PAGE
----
Thursday, November 5, 2015

3-D Printing: Friend or Foe To Those Who Oppose Copyright Laws?

At first glance, the answer seems extremely simple; 3-D printing is obviously a friend. How could 3-D printing possibly step in the way of the anti-copyright or those who want to see a change in the status quo? The answer is complex and there are multiple threats that I see 3-D printing creating.

First- a blatant copy is not a remix. Remixing has become more and more accepted, and understood in the internet age. While 3-D printing is extremely creative- the outputs and products of it's existence might not be. When it becomes possible to download a file of something, then print an identical copy of an object some while argue that creation will stagnate. Remember the old anti-piracy ads saying "You Wouldn't Download a Car"? Well, to be completely honest I probably would. I'm no saint- I have definitely pirated music and movies before (I still miss you, LimeWire- You really helped me on my middle school budget). 3-D printing could allow for those around the world to access certain objects they may not normally be able to get their hands on. The government has yet to regulate 3-D printing, it is still at a stage where it does not threaten production of goods, and the economy. And actually, at a large scale 3-D printing is relatively expensive to get into so the manufacturing industry is extremely interested. So perhaps I'm wrong, this new tech won't get regulated and it will help America get back in the game of mass manufacturing.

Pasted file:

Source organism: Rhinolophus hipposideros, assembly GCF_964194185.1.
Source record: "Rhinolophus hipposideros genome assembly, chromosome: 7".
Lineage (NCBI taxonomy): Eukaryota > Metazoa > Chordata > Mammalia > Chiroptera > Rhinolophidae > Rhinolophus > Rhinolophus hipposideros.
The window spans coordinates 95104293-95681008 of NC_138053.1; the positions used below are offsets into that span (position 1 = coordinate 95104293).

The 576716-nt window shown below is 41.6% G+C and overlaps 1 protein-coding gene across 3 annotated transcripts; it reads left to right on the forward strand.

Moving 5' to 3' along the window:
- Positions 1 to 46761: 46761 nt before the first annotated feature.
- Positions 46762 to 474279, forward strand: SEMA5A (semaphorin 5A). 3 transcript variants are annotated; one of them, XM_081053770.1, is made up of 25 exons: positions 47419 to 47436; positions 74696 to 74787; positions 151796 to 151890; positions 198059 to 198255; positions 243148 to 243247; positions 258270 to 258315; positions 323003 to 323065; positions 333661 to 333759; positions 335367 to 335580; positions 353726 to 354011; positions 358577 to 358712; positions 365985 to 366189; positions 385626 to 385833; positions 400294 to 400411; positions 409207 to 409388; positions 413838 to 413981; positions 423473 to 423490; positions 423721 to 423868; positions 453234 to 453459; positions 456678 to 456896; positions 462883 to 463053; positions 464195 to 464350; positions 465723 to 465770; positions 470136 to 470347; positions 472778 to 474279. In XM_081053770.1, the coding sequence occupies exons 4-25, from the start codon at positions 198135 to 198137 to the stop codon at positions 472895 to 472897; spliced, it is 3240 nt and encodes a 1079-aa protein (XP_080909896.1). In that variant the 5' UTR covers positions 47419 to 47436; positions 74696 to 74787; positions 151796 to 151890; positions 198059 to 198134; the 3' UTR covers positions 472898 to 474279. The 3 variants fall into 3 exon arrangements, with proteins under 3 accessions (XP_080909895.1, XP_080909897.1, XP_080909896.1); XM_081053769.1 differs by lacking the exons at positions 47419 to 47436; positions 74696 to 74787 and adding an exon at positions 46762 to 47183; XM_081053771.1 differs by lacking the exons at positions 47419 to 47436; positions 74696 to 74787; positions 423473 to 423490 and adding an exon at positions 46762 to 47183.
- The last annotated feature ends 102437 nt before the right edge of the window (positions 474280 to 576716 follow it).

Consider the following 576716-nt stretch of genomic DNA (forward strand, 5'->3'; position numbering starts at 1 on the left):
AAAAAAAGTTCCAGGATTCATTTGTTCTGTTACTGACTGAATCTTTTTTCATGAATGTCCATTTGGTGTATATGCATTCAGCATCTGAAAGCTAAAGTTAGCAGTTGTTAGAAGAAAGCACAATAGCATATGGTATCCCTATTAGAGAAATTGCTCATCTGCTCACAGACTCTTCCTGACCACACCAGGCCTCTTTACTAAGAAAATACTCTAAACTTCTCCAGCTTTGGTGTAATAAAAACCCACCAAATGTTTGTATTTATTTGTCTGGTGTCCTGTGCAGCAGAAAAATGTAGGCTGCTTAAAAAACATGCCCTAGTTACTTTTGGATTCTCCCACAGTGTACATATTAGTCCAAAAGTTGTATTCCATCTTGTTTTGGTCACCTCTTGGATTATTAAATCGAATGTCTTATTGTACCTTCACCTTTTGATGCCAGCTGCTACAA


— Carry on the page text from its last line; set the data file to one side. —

Or... it could get regulated. Take a look at this. This is a 3-D printed gun that is easy to put together. The file is free and easy to access, and requires little to no knowledge of firearms to assemble.
This is what is beginning to scare the government. Some have suggested if 3-D printing does see regulations, it would be in the form of the strong plastics needed to produce the parts necessary to assemble a gun.

A company named Defense Distributed has published open-source versions of the handgun shown above, as well as a printable AR-15 lower receiver. My younger brother, being the young, wild, free and slightly crazy libertarian he is sent me a video recently. Defense Distributed has developed something in the vein of 3-D printing, called the "Ghost Gunner" you insert what is called an "80-percent lower receiver" and it mills it out- creating a completely anonymous lower receiver that anyone can make. The rest of the gun could be bought by a seven year old on eBay... legally.

Here is a video by Defense Distributed mocking the government, and showing the new invention in action.

I am extremely excited for 3-D printing. I think we are potentially on the brink of a new, modern industrial era. I would just hate to see 3-D printing shoot itself in the head.

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